Daily Media Briefing 12th July 2012

Daily Media Briefing


Posted in: Community, Daily Media Briefing, Environment, Sustainable Development, Sustainable Investment

Top Stories

July 12, 2012

International Development

Gates Foundation unveils commitment to contraception

Melinda Gates, the billionaire philanthropist, yesterday announced at a London summit that the charitable foundation she set up with her Microsoft-founder husband Bill is donating $560 million (£360 million) to family planning services. Mrs Gates vowed to dedicate her life to improving access to contraception for women in the developing world, where experts say unwanted pregnancies lead to more than 100,000 women dying prematurely every year. A life-long Catholic, she said she had grappled with her faith before deciding to speak out against the Vatican’s opposition to contraception. The summit, which was co-hosted by the Gates Foundation and the UK’s Department for International Development, also saw large commitments from world governments, including India’s pledge to provide free access to family planning for all 64 million of its women who are currently denied it. In total, the event raised over £3 billion – enough to expand family planning programmes to almost 120 million women. (The Independent, p2)

Responsible Investment

Shareholders spur US companies to act on sustainability

Shareholder resolutions in 2012 have spurred companies to make commitments to tackle environmental and social risks in their operations and supply chains, according to US advocacy group Ceres. The investor and environmental coalition tracked 108 filings for shareholder votes at US companies on climate, energy, water, sustainability reporting, and governance issues, finding that 44 resulted in companies taking action. Consumer brands giant Colgate and food producer Smucker’s both agreed to source 100% certified sustainable palm oil for their products, while the technology firms Apple, Dell, HP and Intel, together representing more than 50% of the personal computer market, made commitments to encourage or require sustainability reporting by their major suppliers. (Environmental Finance)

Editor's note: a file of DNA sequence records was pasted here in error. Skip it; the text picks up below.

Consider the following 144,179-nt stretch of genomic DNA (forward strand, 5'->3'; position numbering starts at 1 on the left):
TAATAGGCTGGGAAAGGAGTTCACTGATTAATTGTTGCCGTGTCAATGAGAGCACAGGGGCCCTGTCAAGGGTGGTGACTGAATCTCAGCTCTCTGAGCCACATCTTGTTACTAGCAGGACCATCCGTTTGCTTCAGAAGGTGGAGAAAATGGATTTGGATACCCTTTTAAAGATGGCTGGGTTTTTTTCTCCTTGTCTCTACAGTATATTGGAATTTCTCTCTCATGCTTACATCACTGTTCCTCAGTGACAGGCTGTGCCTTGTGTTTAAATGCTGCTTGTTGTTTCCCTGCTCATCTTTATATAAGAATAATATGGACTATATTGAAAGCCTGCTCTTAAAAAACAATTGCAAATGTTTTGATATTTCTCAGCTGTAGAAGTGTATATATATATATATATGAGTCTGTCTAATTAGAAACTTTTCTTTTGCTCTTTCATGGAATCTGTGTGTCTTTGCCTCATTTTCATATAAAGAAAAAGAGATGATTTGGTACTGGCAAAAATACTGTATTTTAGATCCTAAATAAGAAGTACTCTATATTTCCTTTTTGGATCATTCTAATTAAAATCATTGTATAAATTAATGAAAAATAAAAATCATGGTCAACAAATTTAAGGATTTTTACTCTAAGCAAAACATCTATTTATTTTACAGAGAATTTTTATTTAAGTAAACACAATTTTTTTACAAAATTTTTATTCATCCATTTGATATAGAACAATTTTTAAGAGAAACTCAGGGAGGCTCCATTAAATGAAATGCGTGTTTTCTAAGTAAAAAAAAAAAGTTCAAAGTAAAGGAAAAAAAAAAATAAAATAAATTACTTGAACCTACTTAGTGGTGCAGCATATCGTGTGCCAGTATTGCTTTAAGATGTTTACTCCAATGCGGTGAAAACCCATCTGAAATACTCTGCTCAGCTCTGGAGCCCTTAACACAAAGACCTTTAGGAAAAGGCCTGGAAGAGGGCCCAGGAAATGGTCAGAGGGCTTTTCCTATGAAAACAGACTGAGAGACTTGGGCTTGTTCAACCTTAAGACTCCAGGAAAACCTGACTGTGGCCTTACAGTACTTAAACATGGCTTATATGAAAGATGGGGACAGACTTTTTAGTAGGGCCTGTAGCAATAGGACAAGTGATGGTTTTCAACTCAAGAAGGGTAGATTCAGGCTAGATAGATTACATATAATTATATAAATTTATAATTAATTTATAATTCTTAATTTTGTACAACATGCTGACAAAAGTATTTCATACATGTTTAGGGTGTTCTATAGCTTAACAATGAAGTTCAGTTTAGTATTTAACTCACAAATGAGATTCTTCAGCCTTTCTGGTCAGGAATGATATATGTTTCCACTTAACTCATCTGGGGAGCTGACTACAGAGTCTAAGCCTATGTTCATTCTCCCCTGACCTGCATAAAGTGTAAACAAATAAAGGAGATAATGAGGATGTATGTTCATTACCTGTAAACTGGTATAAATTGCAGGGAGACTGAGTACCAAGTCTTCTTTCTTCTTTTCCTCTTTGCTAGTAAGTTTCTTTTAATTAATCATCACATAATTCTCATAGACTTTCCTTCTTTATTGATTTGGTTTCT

Corporates take action on wetlands

Government delegates have this week descended on Bucharest, Romania, for the latest conference on the Ramsar Convention, an environmental treaty which has in its four decades designated some 193 million hectares of protected wetlands across the globe. For the first time, however, the conference also has a significant corporate presence, including representatives of Coca-Cola, Lafarge, Danone, P&G and GE. At the Business, Water and Wetlands symposium organised by Ramsar, WWF and the International Commission for the Protection of the Danube River, members of the conservation and business communities described how their objectives can often overlap. Coca-Cola Europe’s environmental sustainability director, Ulrike Sapiro, described how Coca-Cola’s need for clean water had coincided with WWF concerns over biodiversity in the Danube, sparking a collaboration on water quality. "This is the art of partnership building. The sweet spot here, in the Danube, is good water governance and resource management… In the end, both organisations get the result they need," he said. (The Guardian)

EU confirms 2020 vehicle emissions targets

The European Commission yesterday confirmed new emissions standards for cars and vans from 2020 in what it described as a "win-win situation" for manufacturers and the environment.  By the end of the decade the average new car will not be able to emit more than 95 grams of CO2 per kilometre, a 27% drop from the 2015 target of 130g/km. At a press conference in Brussels, EU Climate Commissioner Connie Hedegaard said she was "absolutely sure" the targets could be achieved, that the cost of doing so was lower than previously thought, and that their implementation would benefit both consumers and industry. Most European manufacturers are on track or have already achieved the 2015 target, but some car companies have complained that the more demanding 2020 targets will damage the industry. (BusinessGreen)